# Are there Kirby diagrams for manifolds with boundaries?

There are Kirby diagrams for 3- and 4-manifolds which consist of framed links corresponding to 1- and 2-handles attached to a single 0-handle. Any such diagram will give a unique closed manifold since the 3- (and 4-) handles that close the 0-1-2-handlebody are unique.

Is there a good notation for Kirby diagrams for manifolds with boundaries, i.e. where maybe parts of the 0-1-2-handlebody aren't attached to a 3-4-handlebody?

One suggestion for the 4-dimensional case might be drawing a circle with one half in a different colour for 2-handles with boundary. The different colour would mean "boundary here". But I'm not sure whether this is unambiguous.

Recall that if $X$ is an oriented $4$-manifold with boundary $\partial X = \overline{\partial_- X}\amalg \partial_+ X$, then a handlebody decomposition of $X$ relative to $\partial_- X$ is an identification of $X$ with a manifold obtained by attaching handles to $\partial_- X \times I$ along $\partial_- X \times \{1\}$. When $\partial_- X = \varnothing$, we get the usual notion of a handlebody decomposition.
Now by the work of Kirby, we know that any $3$-manifold may be obtained by surgery on a framed link in $S^3$. Surgeries on $S^3$ and handle attaching are related as follows: Adding handles to $S^3 \times I$ along the framed link $L \times \{0\}$ in $S^3 \times \{0\}$ gives a cobordism between the result of surgery on $L$ in $S^3$ and $S^3$. So for any $3$-manifold $Y$ we have a cobordism from $Y$ to $S^3$, i.e. a $4$-manifold with boundary $\bar{Y} \amalg S^3$.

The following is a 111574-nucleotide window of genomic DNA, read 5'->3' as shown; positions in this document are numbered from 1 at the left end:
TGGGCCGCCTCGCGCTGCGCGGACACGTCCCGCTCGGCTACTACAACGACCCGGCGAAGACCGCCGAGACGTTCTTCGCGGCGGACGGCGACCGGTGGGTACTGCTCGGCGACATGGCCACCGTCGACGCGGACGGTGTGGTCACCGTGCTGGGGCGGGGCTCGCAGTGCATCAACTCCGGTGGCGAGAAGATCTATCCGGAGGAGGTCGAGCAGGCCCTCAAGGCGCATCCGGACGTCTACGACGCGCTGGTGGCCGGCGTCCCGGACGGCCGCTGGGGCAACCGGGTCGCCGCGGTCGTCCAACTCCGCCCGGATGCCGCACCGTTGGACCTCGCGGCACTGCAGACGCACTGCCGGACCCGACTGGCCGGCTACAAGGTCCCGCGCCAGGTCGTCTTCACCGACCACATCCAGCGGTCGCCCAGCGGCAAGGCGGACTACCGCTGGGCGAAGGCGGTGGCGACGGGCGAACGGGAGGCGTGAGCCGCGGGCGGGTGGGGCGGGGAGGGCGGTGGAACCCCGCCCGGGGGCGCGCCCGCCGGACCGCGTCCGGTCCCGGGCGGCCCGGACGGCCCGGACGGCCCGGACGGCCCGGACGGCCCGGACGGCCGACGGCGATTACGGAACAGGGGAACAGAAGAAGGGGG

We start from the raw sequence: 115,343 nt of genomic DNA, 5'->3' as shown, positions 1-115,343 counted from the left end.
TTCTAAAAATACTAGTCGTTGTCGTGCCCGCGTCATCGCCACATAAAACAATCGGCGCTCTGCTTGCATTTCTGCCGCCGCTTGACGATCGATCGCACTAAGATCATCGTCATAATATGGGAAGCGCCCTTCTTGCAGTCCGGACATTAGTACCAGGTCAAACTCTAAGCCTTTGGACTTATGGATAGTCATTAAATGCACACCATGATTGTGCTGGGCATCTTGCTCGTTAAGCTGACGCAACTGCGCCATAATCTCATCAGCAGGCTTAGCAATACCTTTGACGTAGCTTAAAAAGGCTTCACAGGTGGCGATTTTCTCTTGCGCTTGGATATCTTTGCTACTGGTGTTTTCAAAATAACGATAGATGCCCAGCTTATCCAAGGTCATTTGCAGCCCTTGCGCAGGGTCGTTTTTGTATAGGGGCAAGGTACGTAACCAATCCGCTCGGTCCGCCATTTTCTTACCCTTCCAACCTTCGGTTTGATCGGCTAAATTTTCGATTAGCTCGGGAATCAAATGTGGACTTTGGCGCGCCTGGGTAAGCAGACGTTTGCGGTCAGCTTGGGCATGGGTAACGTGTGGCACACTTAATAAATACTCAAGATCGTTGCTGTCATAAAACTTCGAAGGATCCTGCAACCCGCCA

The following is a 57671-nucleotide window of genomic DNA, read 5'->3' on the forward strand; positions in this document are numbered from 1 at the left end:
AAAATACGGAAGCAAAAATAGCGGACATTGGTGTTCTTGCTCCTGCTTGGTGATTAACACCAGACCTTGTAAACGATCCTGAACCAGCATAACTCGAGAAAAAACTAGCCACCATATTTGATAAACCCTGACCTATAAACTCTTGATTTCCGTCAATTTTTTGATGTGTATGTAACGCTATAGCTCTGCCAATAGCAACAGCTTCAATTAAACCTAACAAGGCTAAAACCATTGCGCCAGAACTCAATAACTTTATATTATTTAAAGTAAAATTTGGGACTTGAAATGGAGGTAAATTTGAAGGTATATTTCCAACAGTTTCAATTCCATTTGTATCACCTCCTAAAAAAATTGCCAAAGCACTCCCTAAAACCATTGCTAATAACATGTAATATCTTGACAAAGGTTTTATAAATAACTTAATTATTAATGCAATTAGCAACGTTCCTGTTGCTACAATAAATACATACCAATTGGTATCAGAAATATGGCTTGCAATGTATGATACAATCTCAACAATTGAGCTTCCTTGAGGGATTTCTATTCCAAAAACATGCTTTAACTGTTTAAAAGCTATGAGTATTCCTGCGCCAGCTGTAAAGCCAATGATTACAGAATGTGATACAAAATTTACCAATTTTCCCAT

So now we're in the setup for looking at a relative handlebody decomposition of a $4$-manifold $X$ with boundary $Y$. We can look at it as adding handles to the $S^3$ boundary component of the above constructed cobordism between $Y$ and $S^3$. To get a Kirby diagram for this whole thing, we first draw the framed link $L$ that determines the $3$-manifold $Y$, then we draw the Kirby diagram for the handles we attach to the $S^3$ boundary component of the cobordism. To distinguish the components of $L$ from the attaching circles for $2$-handles, we can put brackets around the framing coefficients of $L$, for example write $\langle k \rangle$ for the framing coefficient $k$ in $L$.